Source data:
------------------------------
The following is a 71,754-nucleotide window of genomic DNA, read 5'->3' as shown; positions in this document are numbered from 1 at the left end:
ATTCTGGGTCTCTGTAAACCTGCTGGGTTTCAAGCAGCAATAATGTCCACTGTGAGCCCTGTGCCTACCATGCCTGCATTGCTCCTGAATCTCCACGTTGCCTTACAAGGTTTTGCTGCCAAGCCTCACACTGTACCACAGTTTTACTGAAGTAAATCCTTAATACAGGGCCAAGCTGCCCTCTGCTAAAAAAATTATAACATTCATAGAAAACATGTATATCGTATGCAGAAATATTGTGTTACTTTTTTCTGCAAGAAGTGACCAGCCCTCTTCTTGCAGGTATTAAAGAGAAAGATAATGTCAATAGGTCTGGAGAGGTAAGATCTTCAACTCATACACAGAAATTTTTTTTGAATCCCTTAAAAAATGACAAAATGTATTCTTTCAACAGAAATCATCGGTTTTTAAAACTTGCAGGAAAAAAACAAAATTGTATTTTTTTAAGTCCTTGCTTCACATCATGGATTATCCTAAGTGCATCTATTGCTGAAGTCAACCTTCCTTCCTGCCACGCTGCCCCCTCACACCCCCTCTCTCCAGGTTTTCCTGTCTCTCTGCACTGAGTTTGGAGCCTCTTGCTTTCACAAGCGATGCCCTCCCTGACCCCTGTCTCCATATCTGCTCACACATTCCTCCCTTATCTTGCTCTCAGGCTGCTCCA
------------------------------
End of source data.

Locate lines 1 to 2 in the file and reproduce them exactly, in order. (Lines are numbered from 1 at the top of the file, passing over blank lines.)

The following is a 71,754-nucleotide window of genomic DNA, read 5'->3' as shown; positions in this document are numbered from 1 at the left end:
ATTCTGGGTCTCTGTAAACCTGCTGGGTTTCAAGCAGCAATAATGTCCACTGTGAGCCCTGTGCCTACCATGCCTGCATTGCTCCTGAATCTCCACGTTGCCTTACAAGGTTTTGCTGCCAAGCCTCACACTGTACCACAGTTTTACTGAAGTAAATCCTTAATACAGGGCCAAGCTGCCCTCTGCTAAAAAAATTATAACATTCATAGAAAACATGTATATCGTATGCAGAAATATTGTGTTACTTTTTTCTGCAAGAAGTGACCAGCCCTCTTCTTGCAGGTATTAAAGAGAAAGATAATGTCAATAGGTCTGGAGAGGTAAGATCTTCAACTCATACACAGAAATTTTTTTTGAATCCCTTAAAAAATGACAAAATGTATTCTTTCAACAGAAATCATCGGTTTTTAAAACTTGCAGGAAAAAAACAAAATTGTATTTTTTTAAGTCCTTGCTTCACATCATGGATTATCCTAAGTGCATCTATTGCTGAAGTCAACCTTCCTTCCTGCCACGCTGCCCCCTCACACCCCCTCTCTCCAGGTTTTCCTGTCTCTCTGCACTGAGTTTGGAGCCTCTTGCTTTCACAAGCGATGCCCTCCCTGACCCCTGTCTCCATATCTGCTCACACATTCCTCCCTTATCTTGCTCTCAGGCTGCTCCA